Various kinds of pegboards have been developed and used widely in research and clinics of rehabilitation for evaluation and training of patient’s hand function. A common measure in these peg boards is a total time of performance execution assessed by a tester’s stopwatch. Introduction of electrical and automatic measurement technology to the apparatus, on the other hand, has been delayed. The present work introduces the development of a pegboard with an electric sensor to detect moments of individual peg’s insertion and removal. The work also gives fundamental data obtained from a group of healthy young individuals who performed peg transfer tasks using the pegboard developed. Through trails and errors in pilot tests, two 10-hole peg-board boxes installed with a small photo-reflector and a DC amplifier at the bottom of each hole were designed and built by the present authors. The amplified electric analogue signals from the 20 reflectors were automatically digitized at 500 Hz per channel, and stored in a PC. The boxes were set on a test table at different distances (25, 50, 75, and 125 mm) in parallel to examine the effect of hole-to-hole distance. Fifty healthy young volunteers (25 in each gender) as subjects of the study performed successive fast 80 time peg transfers at each distance using their dominant and non-dominant hands. The data gathered showed a clear-cut light interruption/continuation moment by the pegs, allowing accurately (no tester’s error involved) and precisely (an order of milliseconds) to determine the pull out and insertion times of each peg. This further permitted computation of individual peg movement duration (PMD: from peg-lift-off to insertion) apart from hand reaching duration (HRD: from peg insertion to lift-off). An accidental drop of a peg led to an exceptionally long ( < mean + 3 SD) PMD, which was readily detected from an examination of data distribution. The PMD data were commonly right-skewed, suggesting that the median can be a better estimate of individual PMD than the mean. Repeated measures ANOVA using the median values revealed significant hole-to-hole distance, and hand dominance effects, suggesting that these need to be fixed in the accurate evaluation of PMD. The gender effect was non-significant. Performance consistency was also evaluated by the use of quartile variation coefficient values, which revealed no gender, hole-to-hole, and hand dominance effects. The measurement reliability was further examined using interclass correlation obtained from 14 subjects who performed the 25 and 125 mm hole distance tasks at two 7-10 days separate test sessions. Inter-class correlation values between the two tests showed fair reliability for PMD (0.65-0.75), and for HRD (0.77-0.94). We concluded that a sensor peg board developed in the present study could provide accurate (excluding tester’s errors), and precise (at a millisecond rate) time information of peg movement separated from that used for hand movement. It could also easily detect and automatically exclude erroneous execution data from his/her standard data. These would lead to a better evaluation of hand dexterity function compared to the widely used conventional used peg boards.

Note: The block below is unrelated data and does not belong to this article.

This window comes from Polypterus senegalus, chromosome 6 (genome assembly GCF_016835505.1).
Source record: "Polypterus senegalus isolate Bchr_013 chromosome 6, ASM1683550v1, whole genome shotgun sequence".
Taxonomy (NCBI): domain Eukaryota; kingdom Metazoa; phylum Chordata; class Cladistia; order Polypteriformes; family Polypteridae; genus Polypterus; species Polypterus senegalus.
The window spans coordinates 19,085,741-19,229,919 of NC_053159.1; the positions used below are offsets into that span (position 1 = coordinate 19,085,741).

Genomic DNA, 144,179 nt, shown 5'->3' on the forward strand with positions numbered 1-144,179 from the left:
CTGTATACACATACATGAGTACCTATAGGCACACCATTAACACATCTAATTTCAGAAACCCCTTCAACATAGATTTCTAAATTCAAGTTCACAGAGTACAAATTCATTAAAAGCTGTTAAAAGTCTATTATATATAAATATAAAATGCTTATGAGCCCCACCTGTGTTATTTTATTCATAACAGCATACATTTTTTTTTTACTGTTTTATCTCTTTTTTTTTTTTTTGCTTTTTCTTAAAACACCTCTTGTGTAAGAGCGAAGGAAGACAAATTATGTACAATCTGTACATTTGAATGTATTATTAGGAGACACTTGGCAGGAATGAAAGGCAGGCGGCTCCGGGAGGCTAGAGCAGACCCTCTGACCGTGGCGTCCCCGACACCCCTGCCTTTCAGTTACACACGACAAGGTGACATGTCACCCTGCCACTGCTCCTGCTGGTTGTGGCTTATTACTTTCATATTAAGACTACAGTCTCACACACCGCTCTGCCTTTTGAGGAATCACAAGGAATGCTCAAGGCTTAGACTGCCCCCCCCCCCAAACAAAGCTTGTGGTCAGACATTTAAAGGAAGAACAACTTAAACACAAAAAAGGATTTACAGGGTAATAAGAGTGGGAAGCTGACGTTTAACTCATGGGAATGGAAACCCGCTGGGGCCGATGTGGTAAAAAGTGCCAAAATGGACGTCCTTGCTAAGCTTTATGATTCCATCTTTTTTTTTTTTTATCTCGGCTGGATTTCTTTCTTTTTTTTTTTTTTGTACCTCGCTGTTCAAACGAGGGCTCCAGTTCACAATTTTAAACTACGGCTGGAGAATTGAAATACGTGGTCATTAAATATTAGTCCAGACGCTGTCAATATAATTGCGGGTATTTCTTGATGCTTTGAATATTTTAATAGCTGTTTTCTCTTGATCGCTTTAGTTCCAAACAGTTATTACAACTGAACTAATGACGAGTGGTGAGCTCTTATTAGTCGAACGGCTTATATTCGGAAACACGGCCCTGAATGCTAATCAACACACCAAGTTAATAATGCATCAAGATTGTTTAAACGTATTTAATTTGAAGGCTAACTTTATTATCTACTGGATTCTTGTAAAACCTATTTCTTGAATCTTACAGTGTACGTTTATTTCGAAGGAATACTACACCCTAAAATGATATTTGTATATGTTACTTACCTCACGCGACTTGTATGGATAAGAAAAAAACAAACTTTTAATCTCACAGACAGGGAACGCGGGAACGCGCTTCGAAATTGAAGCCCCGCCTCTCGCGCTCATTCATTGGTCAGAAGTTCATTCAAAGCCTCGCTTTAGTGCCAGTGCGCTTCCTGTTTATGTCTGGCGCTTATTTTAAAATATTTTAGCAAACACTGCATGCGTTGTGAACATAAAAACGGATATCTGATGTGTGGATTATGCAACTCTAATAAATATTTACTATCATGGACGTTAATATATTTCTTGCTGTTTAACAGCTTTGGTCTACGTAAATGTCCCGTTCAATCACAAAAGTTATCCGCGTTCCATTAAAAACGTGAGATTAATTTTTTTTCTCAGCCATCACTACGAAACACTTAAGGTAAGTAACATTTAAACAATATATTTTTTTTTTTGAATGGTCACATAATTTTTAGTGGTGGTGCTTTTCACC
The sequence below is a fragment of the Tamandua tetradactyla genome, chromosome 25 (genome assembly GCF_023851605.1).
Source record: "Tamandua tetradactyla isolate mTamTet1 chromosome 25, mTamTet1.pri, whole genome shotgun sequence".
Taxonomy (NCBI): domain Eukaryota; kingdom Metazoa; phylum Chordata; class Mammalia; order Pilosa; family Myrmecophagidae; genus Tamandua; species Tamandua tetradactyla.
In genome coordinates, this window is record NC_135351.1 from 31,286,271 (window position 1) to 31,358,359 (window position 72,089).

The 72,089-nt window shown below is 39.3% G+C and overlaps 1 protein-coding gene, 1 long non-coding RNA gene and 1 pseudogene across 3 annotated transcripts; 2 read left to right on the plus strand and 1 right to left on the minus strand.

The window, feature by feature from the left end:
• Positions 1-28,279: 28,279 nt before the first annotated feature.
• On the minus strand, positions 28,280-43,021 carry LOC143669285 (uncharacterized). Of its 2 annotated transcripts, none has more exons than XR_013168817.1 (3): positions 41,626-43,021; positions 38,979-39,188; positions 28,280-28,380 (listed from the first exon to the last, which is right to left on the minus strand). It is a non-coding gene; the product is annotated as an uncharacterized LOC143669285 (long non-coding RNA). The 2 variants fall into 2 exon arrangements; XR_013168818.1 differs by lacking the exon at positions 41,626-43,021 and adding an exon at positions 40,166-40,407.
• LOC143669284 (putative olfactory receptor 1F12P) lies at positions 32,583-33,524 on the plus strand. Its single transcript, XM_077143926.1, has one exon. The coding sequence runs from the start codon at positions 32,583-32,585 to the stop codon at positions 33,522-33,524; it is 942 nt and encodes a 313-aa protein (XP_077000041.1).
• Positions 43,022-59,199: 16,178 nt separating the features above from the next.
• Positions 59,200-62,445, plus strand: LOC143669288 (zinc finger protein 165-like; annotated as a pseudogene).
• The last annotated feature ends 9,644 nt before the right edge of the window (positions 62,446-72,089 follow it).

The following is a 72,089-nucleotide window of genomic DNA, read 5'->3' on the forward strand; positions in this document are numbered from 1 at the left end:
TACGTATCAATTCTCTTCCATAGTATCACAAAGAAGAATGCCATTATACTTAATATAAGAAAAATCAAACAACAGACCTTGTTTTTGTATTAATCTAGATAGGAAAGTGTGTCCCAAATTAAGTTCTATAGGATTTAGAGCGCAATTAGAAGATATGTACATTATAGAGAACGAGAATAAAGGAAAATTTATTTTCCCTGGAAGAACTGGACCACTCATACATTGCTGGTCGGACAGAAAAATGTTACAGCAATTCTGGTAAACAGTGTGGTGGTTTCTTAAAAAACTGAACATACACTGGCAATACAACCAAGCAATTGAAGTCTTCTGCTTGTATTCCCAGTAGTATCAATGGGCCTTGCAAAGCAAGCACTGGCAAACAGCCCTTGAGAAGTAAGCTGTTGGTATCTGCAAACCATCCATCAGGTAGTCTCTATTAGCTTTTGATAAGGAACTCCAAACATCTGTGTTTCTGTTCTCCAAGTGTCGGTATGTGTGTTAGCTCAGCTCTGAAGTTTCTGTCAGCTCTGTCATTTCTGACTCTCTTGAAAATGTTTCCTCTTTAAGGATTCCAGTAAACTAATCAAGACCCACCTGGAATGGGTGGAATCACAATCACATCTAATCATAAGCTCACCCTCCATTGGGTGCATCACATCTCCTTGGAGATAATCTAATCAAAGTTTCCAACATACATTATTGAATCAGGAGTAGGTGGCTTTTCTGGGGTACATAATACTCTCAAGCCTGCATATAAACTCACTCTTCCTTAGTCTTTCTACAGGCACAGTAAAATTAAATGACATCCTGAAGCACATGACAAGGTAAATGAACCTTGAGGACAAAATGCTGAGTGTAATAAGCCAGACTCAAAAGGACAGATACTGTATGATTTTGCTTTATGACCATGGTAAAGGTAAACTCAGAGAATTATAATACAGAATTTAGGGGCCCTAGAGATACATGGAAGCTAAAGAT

Keywords: hand, dexterity test, peg movement time, performance consistency